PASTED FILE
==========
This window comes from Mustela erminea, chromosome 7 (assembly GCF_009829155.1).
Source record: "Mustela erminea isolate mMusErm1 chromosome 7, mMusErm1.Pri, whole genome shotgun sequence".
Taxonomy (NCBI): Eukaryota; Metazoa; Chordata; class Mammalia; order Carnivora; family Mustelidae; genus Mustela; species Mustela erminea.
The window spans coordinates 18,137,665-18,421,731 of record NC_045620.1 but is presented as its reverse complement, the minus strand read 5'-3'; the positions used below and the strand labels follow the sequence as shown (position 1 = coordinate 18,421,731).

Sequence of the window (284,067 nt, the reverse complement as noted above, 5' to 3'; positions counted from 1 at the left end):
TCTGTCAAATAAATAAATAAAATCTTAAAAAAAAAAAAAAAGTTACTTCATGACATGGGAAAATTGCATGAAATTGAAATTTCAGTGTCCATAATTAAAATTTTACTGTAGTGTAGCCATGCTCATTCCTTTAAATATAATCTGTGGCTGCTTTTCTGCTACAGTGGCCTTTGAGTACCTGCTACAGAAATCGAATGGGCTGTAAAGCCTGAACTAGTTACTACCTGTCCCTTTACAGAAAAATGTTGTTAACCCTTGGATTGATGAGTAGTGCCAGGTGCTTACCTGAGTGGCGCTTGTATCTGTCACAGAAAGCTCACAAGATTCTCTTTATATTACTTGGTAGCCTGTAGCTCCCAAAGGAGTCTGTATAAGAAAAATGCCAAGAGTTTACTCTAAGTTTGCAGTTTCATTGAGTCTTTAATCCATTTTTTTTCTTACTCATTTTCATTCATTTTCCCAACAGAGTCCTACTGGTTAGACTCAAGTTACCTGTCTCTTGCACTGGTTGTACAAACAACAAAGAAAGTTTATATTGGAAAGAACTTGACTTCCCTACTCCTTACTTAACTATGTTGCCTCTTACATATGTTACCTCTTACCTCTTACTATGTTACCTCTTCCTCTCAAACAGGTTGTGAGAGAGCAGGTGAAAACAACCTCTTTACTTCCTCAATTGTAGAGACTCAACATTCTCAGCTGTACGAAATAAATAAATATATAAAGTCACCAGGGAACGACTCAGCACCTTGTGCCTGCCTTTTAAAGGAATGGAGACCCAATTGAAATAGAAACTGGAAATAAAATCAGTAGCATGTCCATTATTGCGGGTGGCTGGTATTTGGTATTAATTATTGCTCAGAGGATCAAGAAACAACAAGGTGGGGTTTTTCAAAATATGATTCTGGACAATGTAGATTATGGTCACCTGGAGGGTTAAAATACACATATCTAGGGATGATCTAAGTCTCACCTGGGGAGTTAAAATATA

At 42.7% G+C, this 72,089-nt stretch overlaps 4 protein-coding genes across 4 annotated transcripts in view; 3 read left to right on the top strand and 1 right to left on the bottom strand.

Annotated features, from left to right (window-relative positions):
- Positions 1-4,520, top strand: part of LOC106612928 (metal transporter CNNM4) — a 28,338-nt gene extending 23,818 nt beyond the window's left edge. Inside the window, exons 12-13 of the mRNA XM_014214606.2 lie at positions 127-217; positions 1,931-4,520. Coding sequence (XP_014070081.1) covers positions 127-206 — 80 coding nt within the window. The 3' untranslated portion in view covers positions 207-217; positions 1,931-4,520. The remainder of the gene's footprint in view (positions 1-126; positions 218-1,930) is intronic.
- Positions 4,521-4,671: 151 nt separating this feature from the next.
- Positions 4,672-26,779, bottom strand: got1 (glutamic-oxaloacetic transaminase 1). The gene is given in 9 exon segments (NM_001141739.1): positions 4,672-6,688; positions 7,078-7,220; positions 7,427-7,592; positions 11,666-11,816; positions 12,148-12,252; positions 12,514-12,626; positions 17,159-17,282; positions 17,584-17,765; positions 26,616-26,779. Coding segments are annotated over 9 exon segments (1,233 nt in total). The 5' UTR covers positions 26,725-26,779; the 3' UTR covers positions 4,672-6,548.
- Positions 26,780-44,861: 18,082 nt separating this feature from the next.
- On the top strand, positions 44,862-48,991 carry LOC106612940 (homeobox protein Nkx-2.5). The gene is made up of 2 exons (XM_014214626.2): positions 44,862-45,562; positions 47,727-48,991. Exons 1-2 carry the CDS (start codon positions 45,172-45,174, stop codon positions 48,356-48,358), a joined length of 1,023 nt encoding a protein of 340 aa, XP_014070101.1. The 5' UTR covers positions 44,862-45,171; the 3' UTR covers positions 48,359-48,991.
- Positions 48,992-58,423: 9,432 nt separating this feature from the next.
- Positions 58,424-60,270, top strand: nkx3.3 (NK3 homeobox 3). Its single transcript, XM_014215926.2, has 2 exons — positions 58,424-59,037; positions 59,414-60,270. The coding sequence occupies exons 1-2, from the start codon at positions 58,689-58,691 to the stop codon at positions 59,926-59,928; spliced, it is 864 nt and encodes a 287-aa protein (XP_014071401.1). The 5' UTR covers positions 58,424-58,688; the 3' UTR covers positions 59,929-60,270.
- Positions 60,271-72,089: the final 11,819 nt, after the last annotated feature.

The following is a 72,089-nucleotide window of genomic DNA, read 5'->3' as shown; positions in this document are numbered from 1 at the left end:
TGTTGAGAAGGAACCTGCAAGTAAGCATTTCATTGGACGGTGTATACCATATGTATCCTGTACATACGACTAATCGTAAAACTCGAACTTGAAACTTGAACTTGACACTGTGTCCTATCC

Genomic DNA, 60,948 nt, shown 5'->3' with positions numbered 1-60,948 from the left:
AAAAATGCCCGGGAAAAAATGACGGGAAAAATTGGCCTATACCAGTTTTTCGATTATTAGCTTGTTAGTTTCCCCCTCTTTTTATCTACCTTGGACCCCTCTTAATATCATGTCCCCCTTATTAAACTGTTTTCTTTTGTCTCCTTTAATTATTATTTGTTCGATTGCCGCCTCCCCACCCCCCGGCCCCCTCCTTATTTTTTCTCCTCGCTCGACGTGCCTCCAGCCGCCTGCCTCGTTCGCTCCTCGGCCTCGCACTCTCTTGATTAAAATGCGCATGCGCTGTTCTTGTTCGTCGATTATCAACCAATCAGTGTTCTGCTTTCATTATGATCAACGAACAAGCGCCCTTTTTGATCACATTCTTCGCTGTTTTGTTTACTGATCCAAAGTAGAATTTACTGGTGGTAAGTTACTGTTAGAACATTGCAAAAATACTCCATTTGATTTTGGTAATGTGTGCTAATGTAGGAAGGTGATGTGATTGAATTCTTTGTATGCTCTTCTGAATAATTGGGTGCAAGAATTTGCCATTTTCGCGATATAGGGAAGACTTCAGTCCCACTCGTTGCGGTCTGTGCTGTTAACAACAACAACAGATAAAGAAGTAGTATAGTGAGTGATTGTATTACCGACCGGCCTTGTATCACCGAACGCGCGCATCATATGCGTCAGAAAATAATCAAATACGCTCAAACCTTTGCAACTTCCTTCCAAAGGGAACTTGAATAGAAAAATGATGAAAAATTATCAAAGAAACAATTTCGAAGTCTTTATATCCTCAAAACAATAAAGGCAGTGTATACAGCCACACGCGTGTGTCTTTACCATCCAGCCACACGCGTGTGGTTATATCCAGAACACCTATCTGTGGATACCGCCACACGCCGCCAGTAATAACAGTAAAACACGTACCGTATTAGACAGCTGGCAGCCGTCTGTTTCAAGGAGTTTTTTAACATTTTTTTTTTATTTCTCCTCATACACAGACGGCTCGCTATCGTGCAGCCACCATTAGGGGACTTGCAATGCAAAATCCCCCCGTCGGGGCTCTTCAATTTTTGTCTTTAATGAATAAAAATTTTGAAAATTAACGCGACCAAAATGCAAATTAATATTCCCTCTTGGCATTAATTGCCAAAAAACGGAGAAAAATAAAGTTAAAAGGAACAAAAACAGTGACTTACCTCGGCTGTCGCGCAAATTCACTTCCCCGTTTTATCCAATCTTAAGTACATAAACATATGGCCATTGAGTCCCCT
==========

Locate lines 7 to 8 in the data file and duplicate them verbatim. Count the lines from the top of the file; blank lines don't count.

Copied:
At 42.7% G+C, this 72,089-nt stretch overlaps 4 protein-coding genes across 4 annotated transcripts in view; 3 read left to right on the top strand and 1 right to left on the bottom strand.

Annotated features, from left to right (window-relative positions):